Worst movies of 2014: American Sniper glosses over Chris Kyle’s lies. Photo illustration by Slate. Photo courtesy of Warner Bros. The Movie Club is a weeklong conversation about the year in film. Read all the entries here. Dana! I’ll defend it. Stephanie knows that I’m a huge research nerd. I’m not knee-jerk against lying in biopics. But when critics catch a film in a lie, we have to ask it, “Why?” The falsehoods in American Sniper are dangerous because a lot of audiences leave the theater thinking that Chris Kyle was a role model. Okay, time to eat 12 pink boxes of marzipan and readjust my mood. I, too, was once as Dana wrote, “a Wes Anderson agnostic.” And boy, that performance from Fiennes.
I wish Movie Club was as permanent. If the readers will indulge me one last plug as I’m getting dragged out the door: Watch a film called Nothing Bad Can Happen. Farewell, Dana, David, Stephanie (if those are your real names), The mediocrity of ‘American Sniper’ Clint Eastwood's new film "American Sniper" has become the latest battleground in the culture wars. Washington Post columnist Alyssa Rosenberg explains why its politics matter. (Jorge Ribas/The Washington Post) When the 2015 Oscar nominations were announced last week, I put “the parade of accolades for ‘American Sniper'” at the top of my list of poor decisions the Academy voters made this year. The Clint Eastwood movie, about one of the most effective snipers in American military history and his journeys from the United States to Iraq and back again, is a passion project for its star, Bradley Cooper, who optioned Chris Kyle’s memoir himself.
Given the attempts to discredit Ava DuVernay’s “Selma” over questions of its historical accuracy that many commentators have treated as an excuse not to engage with her often very fine filmmaking, it seems important to me to emphasize all the ways in which “American Sniper” is mediocre as a movie. Again, there are rare exceptions. Bradley Cooper denies American Sniper is 'a political movie' | Film. It’s one of the most patriotic films in recent memory, the story of Chris Kyle, the deadliest sniper in US military history, who killed at least 160 people in Iraq.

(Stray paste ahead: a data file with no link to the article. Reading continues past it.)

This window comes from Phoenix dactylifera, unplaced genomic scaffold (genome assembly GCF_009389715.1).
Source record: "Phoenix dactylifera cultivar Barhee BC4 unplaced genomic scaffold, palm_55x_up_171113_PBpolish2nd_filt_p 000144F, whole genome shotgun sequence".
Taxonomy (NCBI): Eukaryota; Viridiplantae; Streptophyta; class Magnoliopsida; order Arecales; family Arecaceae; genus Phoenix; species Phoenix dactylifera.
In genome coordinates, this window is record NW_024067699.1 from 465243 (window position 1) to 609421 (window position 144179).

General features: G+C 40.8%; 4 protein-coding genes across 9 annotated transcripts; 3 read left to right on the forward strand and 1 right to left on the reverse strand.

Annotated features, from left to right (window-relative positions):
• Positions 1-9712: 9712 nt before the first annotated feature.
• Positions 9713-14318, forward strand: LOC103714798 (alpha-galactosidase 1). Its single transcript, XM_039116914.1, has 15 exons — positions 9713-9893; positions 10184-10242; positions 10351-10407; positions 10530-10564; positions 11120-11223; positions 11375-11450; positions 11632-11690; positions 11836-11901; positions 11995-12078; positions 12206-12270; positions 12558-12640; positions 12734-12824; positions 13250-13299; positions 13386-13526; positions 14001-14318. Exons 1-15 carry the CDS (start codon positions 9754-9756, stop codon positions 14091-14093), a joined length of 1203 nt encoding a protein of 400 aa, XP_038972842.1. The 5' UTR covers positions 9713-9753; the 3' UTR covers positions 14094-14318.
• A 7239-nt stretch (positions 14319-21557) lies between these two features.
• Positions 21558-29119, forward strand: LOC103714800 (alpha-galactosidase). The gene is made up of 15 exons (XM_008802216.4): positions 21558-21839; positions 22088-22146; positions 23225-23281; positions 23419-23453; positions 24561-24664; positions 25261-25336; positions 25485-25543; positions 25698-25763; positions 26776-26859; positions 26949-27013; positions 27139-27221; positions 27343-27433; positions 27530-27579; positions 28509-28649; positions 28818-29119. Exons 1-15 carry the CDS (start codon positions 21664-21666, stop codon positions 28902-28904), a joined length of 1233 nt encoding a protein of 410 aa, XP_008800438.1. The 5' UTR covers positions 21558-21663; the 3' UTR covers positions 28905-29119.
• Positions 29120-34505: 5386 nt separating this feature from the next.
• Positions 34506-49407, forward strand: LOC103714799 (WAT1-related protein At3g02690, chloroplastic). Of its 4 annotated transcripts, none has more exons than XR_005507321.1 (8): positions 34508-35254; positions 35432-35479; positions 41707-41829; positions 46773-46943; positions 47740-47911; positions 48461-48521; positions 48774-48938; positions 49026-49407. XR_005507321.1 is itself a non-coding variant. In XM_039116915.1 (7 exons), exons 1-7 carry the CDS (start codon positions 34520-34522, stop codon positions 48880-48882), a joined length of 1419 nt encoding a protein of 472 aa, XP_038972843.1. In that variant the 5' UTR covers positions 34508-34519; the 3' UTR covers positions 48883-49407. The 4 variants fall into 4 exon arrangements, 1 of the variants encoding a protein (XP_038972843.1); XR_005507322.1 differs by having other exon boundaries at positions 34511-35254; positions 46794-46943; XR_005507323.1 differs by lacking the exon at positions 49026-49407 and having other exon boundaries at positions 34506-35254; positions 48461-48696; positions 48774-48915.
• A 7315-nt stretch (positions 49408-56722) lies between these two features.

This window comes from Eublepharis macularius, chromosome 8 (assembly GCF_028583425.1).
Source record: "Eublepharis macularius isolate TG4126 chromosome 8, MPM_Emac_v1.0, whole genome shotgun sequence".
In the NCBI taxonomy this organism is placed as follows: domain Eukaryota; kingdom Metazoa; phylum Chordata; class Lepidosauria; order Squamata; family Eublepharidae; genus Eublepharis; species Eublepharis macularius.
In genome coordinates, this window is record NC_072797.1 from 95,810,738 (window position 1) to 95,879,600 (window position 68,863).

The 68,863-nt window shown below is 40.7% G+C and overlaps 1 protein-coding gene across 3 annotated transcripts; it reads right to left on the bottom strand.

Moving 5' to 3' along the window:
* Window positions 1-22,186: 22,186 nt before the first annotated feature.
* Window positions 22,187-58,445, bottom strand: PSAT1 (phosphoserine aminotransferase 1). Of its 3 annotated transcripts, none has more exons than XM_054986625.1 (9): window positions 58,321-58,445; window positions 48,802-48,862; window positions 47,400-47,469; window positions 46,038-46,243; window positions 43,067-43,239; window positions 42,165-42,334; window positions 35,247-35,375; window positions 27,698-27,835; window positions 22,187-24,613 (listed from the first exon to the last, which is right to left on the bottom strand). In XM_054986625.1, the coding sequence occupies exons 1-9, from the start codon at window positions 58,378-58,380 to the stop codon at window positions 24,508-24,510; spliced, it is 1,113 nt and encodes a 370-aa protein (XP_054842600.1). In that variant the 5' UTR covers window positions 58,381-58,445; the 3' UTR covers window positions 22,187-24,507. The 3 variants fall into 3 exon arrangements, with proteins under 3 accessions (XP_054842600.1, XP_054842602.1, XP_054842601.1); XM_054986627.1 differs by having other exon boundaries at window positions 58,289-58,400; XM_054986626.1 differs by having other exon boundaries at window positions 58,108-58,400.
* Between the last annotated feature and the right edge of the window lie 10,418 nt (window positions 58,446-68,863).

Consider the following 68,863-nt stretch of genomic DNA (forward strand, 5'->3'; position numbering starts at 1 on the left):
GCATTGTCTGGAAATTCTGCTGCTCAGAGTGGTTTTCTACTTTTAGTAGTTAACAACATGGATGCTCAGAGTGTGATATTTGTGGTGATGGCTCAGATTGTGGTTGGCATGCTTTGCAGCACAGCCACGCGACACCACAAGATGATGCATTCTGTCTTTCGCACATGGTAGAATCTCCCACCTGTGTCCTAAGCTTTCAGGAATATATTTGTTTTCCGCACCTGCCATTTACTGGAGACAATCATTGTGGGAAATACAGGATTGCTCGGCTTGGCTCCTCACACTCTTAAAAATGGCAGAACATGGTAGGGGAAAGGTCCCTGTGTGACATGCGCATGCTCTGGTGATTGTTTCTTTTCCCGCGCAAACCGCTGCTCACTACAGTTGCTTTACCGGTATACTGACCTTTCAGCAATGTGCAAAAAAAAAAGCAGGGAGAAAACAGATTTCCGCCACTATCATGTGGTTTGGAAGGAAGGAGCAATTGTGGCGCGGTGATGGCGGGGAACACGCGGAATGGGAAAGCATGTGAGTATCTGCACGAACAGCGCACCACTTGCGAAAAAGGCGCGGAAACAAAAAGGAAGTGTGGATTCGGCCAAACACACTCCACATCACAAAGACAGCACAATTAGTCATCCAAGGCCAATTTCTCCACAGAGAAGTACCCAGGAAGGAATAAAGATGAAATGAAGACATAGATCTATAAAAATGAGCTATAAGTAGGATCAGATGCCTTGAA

Directed by Clint Eastwood, American Sniper has been described as “a heartfelt salute to US muscle” – but its star and producer, Bradley Cooper, denies that it’s a political film. “It’s not a movie about the Iraq war; it’s about the horror of what something that a soldier like Chris has to go through,” Cooper said at a press conference in New York.
“It’s not a political movie at all, it’s a movie about a man – a character study. We hope that you can have your eyes opened to the struggle of the soldier rather than the specifics of the war.” Cooper was speaking alongside co-star Sienna Miller; the film’s writer, Jason Hall, and Taya Kyle, Chris’s widow. The opening of the film depicts Kyle killing a pubescent boy and his mother as they attempt to throw a grenade at American marines. American Sniper: anti-Muslim threats skyrocket in wake of film's release | Film. American Sniper continues to draw record-breaking audiences as it barrels into its second weekend in wide release, but a group representing Arab-Americans says the rate of anti-Arab and anti-Muslim threats resulting from the Oscar-nominated war film has already tripled.
Citing what an executive for the group told the Guardian was a “drastic increase” in hate speech on social media, the American-Arab Anti-Discrimination Committee wrote letters this week to actor Bradley Cooper and director Clint Eastwood to ask them to speak out “in an effort to help reduce the hateful rhetoric”. The film, which was nominated for six Academy Awards including best picture, depicts the story of Chris Kyle, the famed US navy Seal notorious for the highest known single kill count in US military history. A quick search on Twitter leads down a rabbit hole of anger. One tweet read: “Nice to see a movie where the Arabs are portrayed for who they really are - vermin scum intent on destroying us.” Don't hate on critics of 'American Sniper'—criticize its flawed hero.